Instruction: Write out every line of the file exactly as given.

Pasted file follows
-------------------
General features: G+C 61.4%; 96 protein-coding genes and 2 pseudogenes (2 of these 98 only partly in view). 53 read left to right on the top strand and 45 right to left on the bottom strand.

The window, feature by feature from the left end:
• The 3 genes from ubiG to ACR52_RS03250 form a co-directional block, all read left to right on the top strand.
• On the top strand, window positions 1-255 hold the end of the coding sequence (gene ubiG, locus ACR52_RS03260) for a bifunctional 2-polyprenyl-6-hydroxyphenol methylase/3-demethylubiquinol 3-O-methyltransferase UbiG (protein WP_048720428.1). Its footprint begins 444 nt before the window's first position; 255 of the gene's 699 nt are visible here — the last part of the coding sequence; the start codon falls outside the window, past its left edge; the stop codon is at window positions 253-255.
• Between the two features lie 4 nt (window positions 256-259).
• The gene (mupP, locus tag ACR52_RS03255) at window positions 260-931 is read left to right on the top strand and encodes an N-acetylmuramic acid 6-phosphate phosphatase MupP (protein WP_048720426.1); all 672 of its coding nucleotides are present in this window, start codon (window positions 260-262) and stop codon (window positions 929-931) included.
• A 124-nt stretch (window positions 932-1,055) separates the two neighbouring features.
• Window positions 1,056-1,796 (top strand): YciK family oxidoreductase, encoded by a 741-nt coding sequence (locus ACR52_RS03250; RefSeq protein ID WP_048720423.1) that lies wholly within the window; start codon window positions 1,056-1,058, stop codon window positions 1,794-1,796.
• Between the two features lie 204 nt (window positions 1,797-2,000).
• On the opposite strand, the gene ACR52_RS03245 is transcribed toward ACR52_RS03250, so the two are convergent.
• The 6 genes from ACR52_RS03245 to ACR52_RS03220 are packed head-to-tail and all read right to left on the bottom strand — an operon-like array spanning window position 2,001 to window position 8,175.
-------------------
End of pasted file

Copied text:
General features: G+C 61.4%; 96 protein-coding genes and 2 pseudogenes (2 of these 98 only partly in view). 53 read left to right on the top strand and 45 right to left on the bottom strand.

The window, feature by feature from the left end:
• The 3 genes from ubiG to ACR52_RS03250 form a co-directional block, all read left to right on the top strand.
• On the top strand, window positions 1-255 hold the end of the coding sequence (gene ubiG, locus ACR52_RS03260) for a bifunctional 2-polyprenyl-6-hydroxyphenol methylase/3-demethylubiquinol 3-O-methyltransferase UbiG (protein WP_048720428.1). Its footprint begins 444 nt before the window's first position; 255 of the gene's 699 nt are visible here — the last part of the coding sequence; the start codon falls outside the window, past its left edge; the stop codon is at window positions 253-255.
• Between the two features lie 4 nt (window positions 256-259).
• The gene (mupP, locus tag ACR52_RS03255) at window positions 260-931 is read left to right on the top strand and encodes an N-acetylmuramic acid 6-phosphate phosphatase MupP (protein WP_048720426.1); all 672 of its coding nucleotides are present in this window, start codon (window positions 260-262) and stop codon (window positions 929-931) included.
• A 124-nt stretch (window positions 932-1,055) separates the two neighbouring features.
• Window positions 1,056-1,796 (top strand): YciK family oxidoreductase, encoded by a 741-nt coding sequence (locus ACR52_RS03250; RefSeq protein ID WP_048720423.1) that lies wholly within the window; start codon window positions 1,056-1,058, stop codon window positions 1,794-1,796.
• Between the two features lie 204 nt (window positions 1,797-2,000).
• On the opposite strand, the gene ACR52_RS03245 is transcribed toward ACR52_RS03250, so the two are convergent.
• The 6 genes from ACR52_RS03245 to ACR52_RS03220 are packed head-to-tail and all read right to left on the bottom strand — an operon-like array spanning window position 2,001 to window position 8,175.